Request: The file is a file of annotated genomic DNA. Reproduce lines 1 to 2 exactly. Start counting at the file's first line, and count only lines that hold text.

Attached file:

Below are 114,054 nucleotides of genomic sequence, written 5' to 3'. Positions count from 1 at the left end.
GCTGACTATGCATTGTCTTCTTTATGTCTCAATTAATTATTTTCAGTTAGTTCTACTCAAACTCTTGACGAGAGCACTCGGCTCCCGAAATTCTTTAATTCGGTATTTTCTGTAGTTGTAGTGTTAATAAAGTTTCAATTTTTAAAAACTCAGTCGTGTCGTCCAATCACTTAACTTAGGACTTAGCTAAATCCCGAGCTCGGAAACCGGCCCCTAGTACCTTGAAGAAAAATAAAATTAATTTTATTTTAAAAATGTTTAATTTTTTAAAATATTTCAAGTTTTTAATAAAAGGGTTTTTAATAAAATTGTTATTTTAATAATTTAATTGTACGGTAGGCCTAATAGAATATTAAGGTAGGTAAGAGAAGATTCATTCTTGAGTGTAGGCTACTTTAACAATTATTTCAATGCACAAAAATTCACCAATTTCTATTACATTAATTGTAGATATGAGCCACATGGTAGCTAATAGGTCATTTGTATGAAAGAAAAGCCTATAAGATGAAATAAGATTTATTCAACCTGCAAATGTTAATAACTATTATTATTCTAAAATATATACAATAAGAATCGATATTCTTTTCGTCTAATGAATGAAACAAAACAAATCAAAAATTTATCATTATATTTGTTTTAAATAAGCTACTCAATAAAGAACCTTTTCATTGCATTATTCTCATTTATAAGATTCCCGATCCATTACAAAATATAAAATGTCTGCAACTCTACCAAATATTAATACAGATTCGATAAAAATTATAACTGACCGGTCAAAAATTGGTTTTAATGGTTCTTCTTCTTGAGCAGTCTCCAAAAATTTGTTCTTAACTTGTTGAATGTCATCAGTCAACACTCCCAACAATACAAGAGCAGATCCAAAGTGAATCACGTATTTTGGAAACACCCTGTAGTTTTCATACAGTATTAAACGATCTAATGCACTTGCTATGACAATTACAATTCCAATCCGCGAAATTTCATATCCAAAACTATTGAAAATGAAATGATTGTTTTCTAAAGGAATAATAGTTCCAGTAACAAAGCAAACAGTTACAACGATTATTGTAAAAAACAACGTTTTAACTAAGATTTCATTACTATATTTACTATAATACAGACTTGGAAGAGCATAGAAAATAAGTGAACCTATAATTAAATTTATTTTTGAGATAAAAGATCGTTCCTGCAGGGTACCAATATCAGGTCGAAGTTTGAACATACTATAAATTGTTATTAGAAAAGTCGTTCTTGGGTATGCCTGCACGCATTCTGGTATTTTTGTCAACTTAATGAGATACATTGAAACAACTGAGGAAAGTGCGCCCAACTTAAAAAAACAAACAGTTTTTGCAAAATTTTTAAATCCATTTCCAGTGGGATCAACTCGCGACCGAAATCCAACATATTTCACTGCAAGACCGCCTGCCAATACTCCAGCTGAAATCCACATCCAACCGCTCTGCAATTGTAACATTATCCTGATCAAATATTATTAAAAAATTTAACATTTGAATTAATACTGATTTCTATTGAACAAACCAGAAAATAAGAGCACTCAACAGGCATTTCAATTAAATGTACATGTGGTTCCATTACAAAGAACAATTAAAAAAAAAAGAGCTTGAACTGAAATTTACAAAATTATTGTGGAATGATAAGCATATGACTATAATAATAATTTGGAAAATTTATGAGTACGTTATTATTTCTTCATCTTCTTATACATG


Below are 114,054 nucleotides of genomic sequence, written 5' to 3'. Positions count from 1 at the left end.
GCTGACTATGCATTGTCTTCTTTATGTCTCAATTAATTATTTTCAGTTAGTTCTACTCAAACTCTTGACGAGAGCACTCGGCTCCCGAAATTCTTTAATTCGGTATTTTCTGTAGTTGTAGTGTTAATAAAGTTTCAATTTTTAAAAACTCAGTCGTGTCGTCCAATCACTTAACTTAGGACTTAGCTAAATCCCGAGCTCGGAAACCGGCCCCTAGTACCTTGAAGAAAAATAAAATTAATTTTATTTTAAAAATGTTTAATTTTTTAAAATATTTCAAGTTTTTAATAAAAGGGTTTTTAATAAAATTGTTATTTTAATAATTTAATTGTACGGTAGGCCTAATAGAATATTAAGGTAGGTAAGAGAAGATTCATTCTTGAGTGTAGGCTACTTTAACAATTATTTCAATGCACAAAAATTCACCAATTTCTATTACATTAATTGTAGATATGAGCCACATGGTAGCTAATAGGTCATTTGTATGAAAGAAAAGCCTATAAGATGAAATAAGATTTATTCAACCTGCAAATGTTAATAACTATTATTATTCTAAAATATATACAATAAGAATCGATATTCTTTTCGTCTAATGAATGAAACAAAACAAATCAAAAATTTATCATTATATTTGTTTTAAATAAGCTACTCAATAAAGAACCTTTTCATTGCATTATTCTCATTTATAAGATTCCCGATCCATTACAAAATATAAAATGTCTGCAACTCTACCAAATATTAATACAGATTCGATAAAAATTATAACTGACCGGTCAAAAATTGGTTTTAATGGTTCTTCTTCTTGAGCAGTCTCCAAAAATTTGTTCTTAACTTGTTGAATGTCATCAGTCAACACTCCCAACAATACAAGAGCAGATCCAAAGTGAATCACGTATTTTGGAAACACCCTGTAGTTTTCATACAGTATTAAACGATCTAATGCACTTGCTATGACAATTACAATTCCAATCCGCGAAATTTCATATCCAAAACTATTGAAAATGAAATGATTGTTTTCTAAAGGAATAATAGTTCCAGTAACAAAGCAAACAGTTACAACGATTATTGTAAAAAACAACGTTTTAACTAAGATTTCATTACTATATTTACTATAATACAGACTTGGAAGAGCATAGAAAATAAGTGAACCTATAATTAAATTTATTTTTGAGATAAAAGATCGTTCCTGCAGGGTACCAATATCAGGTCGAAGTTTGAACATACTATAAATTGTTATTAGAAAAGTCGTTCTTGGGTATGCCTGCACGCATTCTGGTATTTTTGTCAACTTAATGAGATACATTGAAACAACTGAGGAAAGTGCGCCCAACTTAAAAAAACAAACAGTTTTTGCAAAATTTTTAAATCCATTTCCAGTGGGATCAACTCGCGACCGAAATCCAACATATTTCACTGCAAGACCGCCTGCCAATACTCCAGCTGAAATCCACATCCAACCGCTCTGCAATTGTAACATTATCCTGATCAAATATTATTAAAAAATTTAACATTTGAATTAATACTGATTTCTATTGAACAAACCAGAAAATAAGAGCACTCAACAGGCATTTCAATTAAATGTACATGTGGTTCCATTACAAAGAACAATTAAAAAAAAAAGAGCTTGAACTGAAATTTACAAAATTATTGTGGAATGATAAGCATATGACTATAATAATAATTTGGAAAATTTATGAGTACGTTATTATTTCTTCATCTTCTTATACATG